The top adapter glass of V2 can be easily swiched. One of the adavantage of changable top glasses is you can use one filter even you’re using Lens! You can add a 1.25inch-cs adapter to connect CS lens, or add a second CS-C lens for C-mount lens. The two adapters are all standard accessories of V2 cams.
By the way, there’s a 1.25 inch filter wheel adapter to connet your mono planetary cam with QHYCFW3-S filter wheel.
USB 3.2 Gen1 Type C Interface
The new QHY5III (Ver.2) series cameras all use the USB3.2 Gen1 Type-C interface. Compared to the USB3.0 Type-B interface used in the previous generation, the Type-C interface has a longer life and is more flexible.
Tips: It is recommended to use the official standard Type-C data cable of QHYCCD. As the market is flooded with a large number of poor-quality Type-C cables, casual use may lead to the camera malfunctioning. If you use your own spare cable, please make sure it is a high-quality cable.
Universal Guiding Interface
The custom interfaces of the previous generation of planetary cameras and guiders has been replaced in the QHY5III (Ver.2) cameras with a more universal ST-4 compatible guiding interface. Now, even if the guiding cable is lost or damaged, you will be able to easily get a replacement on the market at a low cost.
The new QHY5III (Ver.2) series of cameras is equipped with a status indicator at the back of the camera. If the camera experiences an abnormal status, the multi-colored indicator light will help to determine the situation with different colors signifying different conditions. During normal operation this indicator light is off, so there is no worry about light contaminating the image.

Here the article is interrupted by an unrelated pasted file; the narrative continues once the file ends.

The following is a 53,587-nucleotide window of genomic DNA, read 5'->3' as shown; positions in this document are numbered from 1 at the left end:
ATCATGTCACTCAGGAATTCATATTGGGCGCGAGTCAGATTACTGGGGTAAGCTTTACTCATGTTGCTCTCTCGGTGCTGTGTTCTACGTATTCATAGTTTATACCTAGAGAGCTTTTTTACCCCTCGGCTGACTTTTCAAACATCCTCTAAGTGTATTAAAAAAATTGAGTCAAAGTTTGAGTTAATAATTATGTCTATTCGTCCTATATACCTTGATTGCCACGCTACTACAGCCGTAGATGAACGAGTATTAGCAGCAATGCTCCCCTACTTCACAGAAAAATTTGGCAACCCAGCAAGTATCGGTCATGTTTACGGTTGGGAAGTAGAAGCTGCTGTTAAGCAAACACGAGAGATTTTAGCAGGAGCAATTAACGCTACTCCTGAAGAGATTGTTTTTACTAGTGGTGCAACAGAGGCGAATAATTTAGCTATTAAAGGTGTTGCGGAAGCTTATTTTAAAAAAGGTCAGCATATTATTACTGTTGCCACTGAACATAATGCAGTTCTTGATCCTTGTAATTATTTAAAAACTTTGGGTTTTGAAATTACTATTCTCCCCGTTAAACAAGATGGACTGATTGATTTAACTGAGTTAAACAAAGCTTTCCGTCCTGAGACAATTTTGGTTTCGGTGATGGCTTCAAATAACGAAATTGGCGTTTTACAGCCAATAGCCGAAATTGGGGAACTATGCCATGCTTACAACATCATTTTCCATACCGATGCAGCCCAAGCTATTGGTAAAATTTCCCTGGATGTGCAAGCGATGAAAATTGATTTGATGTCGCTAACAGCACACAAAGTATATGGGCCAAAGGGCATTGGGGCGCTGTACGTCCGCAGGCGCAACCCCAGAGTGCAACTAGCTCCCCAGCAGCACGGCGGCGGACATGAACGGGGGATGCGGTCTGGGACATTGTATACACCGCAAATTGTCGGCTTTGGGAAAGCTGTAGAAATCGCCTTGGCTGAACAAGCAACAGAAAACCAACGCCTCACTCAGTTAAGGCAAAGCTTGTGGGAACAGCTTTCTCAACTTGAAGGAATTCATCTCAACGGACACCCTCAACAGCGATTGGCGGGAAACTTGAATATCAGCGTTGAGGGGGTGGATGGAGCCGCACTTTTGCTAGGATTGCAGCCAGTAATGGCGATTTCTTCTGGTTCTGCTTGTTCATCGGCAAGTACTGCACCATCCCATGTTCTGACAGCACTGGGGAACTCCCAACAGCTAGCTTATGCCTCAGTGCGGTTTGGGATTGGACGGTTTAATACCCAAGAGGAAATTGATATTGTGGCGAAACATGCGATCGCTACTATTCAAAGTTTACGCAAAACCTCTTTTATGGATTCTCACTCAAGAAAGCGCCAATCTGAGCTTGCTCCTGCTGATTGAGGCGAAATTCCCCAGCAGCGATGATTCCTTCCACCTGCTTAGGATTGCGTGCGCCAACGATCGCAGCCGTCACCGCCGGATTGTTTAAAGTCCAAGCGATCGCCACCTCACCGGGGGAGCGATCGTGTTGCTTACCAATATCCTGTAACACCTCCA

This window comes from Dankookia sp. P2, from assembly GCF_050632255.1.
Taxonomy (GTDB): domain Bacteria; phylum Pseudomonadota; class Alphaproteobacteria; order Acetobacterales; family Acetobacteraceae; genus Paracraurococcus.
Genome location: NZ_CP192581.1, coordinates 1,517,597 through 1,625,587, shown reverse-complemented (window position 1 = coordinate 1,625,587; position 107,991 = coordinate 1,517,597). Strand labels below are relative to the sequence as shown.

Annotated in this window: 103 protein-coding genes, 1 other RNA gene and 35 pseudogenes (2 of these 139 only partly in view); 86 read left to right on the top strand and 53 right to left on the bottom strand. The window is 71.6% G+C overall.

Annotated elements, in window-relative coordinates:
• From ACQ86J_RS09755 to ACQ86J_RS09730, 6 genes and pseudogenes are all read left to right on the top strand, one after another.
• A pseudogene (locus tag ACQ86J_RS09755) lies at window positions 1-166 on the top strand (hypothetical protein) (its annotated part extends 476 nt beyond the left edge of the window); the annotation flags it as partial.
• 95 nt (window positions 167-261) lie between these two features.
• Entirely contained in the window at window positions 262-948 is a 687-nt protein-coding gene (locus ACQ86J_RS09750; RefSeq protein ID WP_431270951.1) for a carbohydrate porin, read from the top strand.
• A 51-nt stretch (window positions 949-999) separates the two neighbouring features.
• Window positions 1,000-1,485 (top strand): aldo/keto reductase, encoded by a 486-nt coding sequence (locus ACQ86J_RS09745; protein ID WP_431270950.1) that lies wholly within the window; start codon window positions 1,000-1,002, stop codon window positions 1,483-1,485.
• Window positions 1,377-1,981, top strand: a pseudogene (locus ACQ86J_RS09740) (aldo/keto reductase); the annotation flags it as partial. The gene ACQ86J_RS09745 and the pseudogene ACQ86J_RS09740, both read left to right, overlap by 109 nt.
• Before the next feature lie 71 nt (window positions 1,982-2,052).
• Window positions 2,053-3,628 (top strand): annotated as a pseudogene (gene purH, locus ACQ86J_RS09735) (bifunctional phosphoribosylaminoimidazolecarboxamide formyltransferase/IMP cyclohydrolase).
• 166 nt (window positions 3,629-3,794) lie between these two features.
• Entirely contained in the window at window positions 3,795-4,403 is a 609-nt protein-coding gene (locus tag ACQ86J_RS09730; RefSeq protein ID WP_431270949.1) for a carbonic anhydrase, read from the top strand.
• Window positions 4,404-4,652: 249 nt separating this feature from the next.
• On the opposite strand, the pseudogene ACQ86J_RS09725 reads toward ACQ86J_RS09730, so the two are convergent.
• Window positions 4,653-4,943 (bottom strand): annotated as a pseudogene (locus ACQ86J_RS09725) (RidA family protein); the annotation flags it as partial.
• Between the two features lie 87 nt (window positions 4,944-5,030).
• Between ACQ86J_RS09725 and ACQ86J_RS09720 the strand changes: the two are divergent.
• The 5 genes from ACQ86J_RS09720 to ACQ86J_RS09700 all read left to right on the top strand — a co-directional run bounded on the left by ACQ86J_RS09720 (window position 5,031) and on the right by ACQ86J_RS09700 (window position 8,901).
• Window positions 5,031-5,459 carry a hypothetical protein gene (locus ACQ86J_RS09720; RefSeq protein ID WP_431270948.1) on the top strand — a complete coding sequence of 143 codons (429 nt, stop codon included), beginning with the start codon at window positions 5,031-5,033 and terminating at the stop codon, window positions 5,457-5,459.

|CMOS Sensor||Sony IMX715|
|Effective Pixel Area||3840*2192|
|Effective Pixels||8.4 Mega Pixel|
|AD Sample Depth||12-bit (output as 16-bit and 8-bit)|
|Built-in Image Buffer||512MB DDR3 Memory|
|ROI Frame Rate||
|Exposure Time Range||11us-900sec|
|Shutter Type||Electric Rolling Shutter|
|Computer Interface||USB3.2 Gen1 Type-C|
|Telescope Interface||1.25-inch, compatible with CS-port and C-port lenses by replacing the front-end connector|
|Back Focal Length||17mm(with adapter)
|Chip package size||5.6mm x 3.2mm|
Additional Articles, Videos, and Links
Astrophotography for Beginners Step 4: Shooting Deep-Sky Images
Taking deep sky pictures can be daunting, luckily there is an easy process to follow to allow you to get great shots! Here is the typical process for actually taking deep-sky images in the field.
Astrophotography for Beginners Step 3: Choosing Gear for Deep-Sky Imaging
Using a star tracker gains you experience with the fundamentals of deep-sky imaging. Shooting the Moon gains you experience focusing and framing through your telescope. Through your sessions you’ll...
Astrophotography for Beginners - Start Here: Getting into Astrophotography Step by Step
Shooting the night sky has never been more popular, nor easier. The choice of equipment has also never been better, or more affordable. However, as per the advice given by Dickinson and Dyer in the...
Astrophotography for Beginners Step 1: Using the Star Adventurer Tracker
By far the most economical and easiest way to capture beautiful images of the Milky Way and large deep-sky objects like the Andromeda Galaxy (shown here) is to use a star tracker. Here are steps an...
Astrophotography for Beginners Step 2: How to Shoot the Moon
Close-ups of the Moon are rewarding, and an easy way to learn to shoot through your telescope. While good results are possible with a phone camera clamped to an eyepiece (as shown below), this tuto...